By Elizabeth Cali
The trope or figure of the flying African has its roots in African American folklore and refers to the lore that African peoples who had been enslaved and forcibly moved across the Atlantic and Indian oceans to the Americas could fly back to Africa as a form of resistance to slavery.
There are many variations of tales of the flying African, but the most common source is the historical event at Igbo Landing on St. Simon’s island in Georgia, where enslaved Africans revolted as the ship they were on docked to deliver them into slavery in the US. The story goes that the rebels died by suicide, walking or jumping into the water at Igbo Landing rather than submit to life in bondage. However, a search for the people who had presumably drowned turned up few bodies. The lore is that the rebels possessed the ability to fly back to their homelands in continental Africa.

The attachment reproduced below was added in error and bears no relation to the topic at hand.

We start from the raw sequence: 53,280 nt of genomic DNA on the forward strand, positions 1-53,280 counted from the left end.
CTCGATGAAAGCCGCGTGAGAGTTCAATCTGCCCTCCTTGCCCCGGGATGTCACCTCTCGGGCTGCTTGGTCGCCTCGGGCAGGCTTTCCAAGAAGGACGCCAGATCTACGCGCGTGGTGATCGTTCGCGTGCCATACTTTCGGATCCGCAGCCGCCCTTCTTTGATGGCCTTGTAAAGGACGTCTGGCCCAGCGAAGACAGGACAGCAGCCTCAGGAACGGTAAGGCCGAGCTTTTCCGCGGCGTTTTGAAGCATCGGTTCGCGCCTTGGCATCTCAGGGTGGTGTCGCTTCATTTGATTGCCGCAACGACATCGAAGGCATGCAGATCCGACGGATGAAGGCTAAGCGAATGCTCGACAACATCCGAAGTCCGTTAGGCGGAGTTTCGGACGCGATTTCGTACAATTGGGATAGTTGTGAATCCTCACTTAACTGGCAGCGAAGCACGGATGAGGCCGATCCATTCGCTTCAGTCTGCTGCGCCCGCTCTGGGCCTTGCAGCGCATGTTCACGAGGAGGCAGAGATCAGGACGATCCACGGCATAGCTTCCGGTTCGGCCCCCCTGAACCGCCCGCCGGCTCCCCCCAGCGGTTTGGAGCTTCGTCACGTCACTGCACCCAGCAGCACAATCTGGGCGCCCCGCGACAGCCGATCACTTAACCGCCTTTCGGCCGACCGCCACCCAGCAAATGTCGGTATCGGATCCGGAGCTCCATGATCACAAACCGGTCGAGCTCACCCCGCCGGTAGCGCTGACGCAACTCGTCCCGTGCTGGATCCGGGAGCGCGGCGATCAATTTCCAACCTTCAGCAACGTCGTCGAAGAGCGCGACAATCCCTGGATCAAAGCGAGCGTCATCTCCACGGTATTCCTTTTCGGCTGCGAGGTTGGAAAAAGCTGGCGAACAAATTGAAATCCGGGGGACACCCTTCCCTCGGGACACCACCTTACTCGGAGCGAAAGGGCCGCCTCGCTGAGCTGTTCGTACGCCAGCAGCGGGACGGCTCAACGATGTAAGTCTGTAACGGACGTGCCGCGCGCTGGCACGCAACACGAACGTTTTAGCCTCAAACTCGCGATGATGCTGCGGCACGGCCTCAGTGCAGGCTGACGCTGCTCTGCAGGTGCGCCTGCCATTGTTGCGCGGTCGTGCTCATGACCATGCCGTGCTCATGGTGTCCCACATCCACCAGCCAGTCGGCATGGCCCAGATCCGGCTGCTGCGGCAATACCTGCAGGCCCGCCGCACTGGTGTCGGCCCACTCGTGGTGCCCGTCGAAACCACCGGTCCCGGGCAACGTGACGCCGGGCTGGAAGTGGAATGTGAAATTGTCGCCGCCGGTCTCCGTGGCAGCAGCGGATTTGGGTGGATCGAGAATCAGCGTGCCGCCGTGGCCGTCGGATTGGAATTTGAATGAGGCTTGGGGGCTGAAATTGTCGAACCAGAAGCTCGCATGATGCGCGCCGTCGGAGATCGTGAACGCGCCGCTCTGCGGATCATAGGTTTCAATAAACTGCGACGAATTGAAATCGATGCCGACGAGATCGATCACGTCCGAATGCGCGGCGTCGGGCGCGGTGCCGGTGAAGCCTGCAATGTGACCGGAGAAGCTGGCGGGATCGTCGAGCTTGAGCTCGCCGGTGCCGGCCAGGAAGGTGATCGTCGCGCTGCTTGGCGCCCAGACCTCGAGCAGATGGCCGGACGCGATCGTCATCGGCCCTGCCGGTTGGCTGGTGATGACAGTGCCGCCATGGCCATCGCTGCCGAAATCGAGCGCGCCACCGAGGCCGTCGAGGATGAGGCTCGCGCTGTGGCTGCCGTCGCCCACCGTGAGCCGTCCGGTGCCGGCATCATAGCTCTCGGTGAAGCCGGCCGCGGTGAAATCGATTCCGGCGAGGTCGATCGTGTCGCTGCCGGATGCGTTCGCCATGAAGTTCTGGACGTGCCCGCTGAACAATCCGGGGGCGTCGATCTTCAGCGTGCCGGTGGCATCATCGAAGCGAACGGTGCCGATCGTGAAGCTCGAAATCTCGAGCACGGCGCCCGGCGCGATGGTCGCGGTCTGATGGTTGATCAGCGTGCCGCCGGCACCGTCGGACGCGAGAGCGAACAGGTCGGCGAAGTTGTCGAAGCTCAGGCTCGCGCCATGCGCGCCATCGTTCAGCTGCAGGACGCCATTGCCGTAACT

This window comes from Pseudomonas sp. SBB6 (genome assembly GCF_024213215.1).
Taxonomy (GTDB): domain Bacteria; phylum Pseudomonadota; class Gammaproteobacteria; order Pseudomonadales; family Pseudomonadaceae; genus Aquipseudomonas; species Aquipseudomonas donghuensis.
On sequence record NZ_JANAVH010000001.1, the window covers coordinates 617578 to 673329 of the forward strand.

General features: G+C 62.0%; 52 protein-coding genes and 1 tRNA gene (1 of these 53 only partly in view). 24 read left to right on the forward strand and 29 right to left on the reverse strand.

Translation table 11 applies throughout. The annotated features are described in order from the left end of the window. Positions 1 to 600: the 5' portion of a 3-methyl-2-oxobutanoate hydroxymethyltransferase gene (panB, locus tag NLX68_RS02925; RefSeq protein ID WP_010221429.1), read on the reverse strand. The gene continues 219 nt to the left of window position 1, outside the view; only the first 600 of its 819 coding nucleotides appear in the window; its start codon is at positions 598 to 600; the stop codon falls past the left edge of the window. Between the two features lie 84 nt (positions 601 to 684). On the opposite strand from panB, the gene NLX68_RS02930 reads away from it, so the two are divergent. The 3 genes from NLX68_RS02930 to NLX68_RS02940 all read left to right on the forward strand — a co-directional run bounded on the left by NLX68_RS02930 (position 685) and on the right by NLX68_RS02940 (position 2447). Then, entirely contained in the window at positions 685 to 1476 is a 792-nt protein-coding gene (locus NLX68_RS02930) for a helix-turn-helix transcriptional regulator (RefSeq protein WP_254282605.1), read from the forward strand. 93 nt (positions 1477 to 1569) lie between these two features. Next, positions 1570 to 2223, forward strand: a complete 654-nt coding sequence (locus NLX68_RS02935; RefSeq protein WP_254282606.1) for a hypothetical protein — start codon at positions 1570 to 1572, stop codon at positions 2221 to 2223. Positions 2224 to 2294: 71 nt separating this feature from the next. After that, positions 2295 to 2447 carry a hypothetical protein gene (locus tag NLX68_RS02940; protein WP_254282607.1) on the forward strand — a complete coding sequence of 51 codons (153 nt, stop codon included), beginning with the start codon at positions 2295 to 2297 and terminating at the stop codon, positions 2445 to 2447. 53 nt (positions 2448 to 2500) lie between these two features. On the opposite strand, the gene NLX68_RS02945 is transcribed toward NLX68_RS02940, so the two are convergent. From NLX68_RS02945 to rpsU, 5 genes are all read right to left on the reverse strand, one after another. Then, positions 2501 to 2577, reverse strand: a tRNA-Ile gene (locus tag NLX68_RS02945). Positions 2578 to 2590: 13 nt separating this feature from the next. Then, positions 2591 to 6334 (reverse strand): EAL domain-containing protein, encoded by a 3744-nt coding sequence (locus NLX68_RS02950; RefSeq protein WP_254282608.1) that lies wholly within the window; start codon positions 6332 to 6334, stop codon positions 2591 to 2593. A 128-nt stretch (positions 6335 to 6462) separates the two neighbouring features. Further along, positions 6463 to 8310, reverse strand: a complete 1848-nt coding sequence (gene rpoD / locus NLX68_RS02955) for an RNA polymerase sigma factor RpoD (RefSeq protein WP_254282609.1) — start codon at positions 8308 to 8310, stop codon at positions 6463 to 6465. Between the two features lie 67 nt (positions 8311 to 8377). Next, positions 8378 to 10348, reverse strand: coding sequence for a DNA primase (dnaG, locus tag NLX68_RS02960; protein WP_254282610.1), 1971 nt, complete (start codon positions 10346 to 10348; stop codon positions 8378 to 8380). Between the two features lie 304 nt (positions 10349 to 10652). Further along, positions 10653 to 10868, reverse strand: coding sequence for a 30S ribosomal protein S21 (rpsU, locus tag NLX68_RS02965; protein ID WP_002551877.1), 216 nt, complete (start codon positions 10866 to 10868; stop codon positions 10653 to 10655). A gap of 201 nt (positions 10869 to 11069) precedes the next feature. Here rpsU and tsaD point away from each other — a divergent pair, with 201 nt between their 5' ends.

This trope or figure of the flying African and more generally the figure of flight appears repeatedly across African American literary works in particular. The figure appears perhaps most famously in Toni Morrison’s Song of Solomon, where flight as concept and metaphor merges with the possibility of spiritual, intellectual, and physical flight for African Americans who connect with their cultural and historical roots.